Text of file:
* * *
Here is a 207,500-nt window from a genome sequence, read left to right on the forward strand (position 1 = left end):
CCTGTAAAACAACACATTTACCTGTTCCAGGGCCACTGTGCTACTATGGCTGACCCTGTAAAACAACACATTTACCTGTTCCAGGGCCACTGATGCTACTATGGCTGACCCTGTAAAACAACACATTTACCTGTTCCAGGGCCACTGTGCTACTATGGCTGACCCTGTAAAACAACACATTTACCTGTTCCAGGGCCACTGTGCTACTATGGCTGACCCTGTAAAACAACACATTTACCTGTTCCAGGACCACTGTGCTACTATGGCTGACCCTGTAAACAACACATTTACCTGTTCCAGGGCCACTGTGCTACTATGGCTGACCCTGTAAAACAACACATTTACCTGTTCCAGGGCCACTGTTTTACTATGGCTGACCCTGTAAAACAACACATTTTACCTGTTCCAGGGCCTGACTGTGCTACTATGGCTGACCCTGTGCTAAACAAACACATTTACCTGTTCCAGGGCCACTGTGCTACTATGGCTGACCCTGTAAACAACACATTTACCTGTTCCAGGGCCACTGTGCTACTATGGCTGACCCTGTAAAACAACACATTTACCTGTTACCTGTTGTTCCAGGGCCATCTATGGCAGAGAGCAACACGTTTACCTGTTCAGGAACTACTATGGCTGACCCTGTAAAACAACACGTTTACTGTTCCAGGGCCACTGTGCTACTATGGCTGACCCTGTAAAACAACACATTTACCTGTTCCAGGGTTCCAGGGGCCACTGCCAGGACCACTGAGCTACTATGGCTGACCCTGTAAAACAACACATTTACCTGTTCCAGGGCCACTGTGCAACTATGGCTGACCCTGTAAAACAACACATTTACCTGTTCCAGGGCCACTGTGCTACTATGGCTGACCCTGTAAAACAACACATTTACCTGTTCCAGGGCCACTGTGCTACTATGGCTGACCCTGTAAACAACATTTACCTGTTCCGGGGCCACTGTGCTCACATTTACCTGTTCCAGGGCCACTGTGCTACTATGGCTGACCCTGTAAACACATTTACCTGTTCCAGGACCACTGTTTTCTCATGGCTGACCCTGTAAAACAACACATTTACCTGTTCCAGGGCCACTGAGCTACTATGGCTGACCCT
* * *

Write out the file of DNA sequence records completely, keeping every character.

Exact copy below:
Here is a 207,500-nt window from a genome sequence, read left to right on the forward strand (position 1 = left end):
CCTGTAAAACAACACATTTACCTGTTCCAGGGCCACTGTGCTACTATGGCTGACCCTGTAAAACAACACATTTACCTGTTCCAGGGCCACTGATGCTACTATGGCTGACCCTGTAAAACAACACATTTACCTGTTCCAGGGCCACTGTGCTACTATGGCTGACCCTGTAAAACAACACATTTACCTGTTCCAGGGCCACTGTGCTACTATGGCTGACCCTGTAAAACAACACATTTACCTGTTCCAGGACCACTGTGCTACTATGGCTGACCCTGTAAACAACACATTTACCTGTTCCAGGGCCACTGTGCTACTATGGCTGACCCTGTAAAACAACACATTTACCTGTTCCAGGGCCACTGTTTTACTATGGCTGACCCTGTAAAACAACACATTTTACCTGTTCCAGGGCCTGACTGTGCTACTATGGCTGACCCTGTGCTAAACAAACACATTTACCTGTTCCAGGGCCACTGTGCTACTATGGCTGACCCTGTAAACAACACATTTACCTGTTCCAGGGCCACTGTGCTACTATGGCTGACCCTGTAAAACAACACATTTACCTGTTACCTGTTGTTCCAGGGCCATCTATGGCAGAGAGCAACACGTTTACCTGTTCAGGAACTACTATGGCTGACCCTGTAAAACAACACGTTTACTGTTCCAGGGCCACTGTGCTACTATGGCTGACCCTGTAAAACAACACATTTACCTGTTCCAGGGTTCCAGGGGCCACTGCCAGGACCACTGAGCTACTATGGCTGACCCTGTAAAACAACACATTTACCTGTTCCAGGGCCACTGTGCAACTATGGCTGACCCTGTAAAACAACACATTTACCTGTTCCAGGGCCACTGTGCTACTATGGCTGACCCTGTAAAACAACACATTTACCTGTTCCAGGGCCACTGTGCTACTATGGCTGACCCTGTAAACAACATTTACCTGTTCCGGGGCCACTGTGCTCACATTTACCTGTTCCAGGGCCACTGTGCTACTATGGCTGACCCTGTAAACACATTTACCTGTTCCAGGACCACTGTTTTCTCATGGCTGACCCTGTAAAACAACACATTTACCTGTTCCAGGGCCACTGAGCTACTATGGCTGACCCT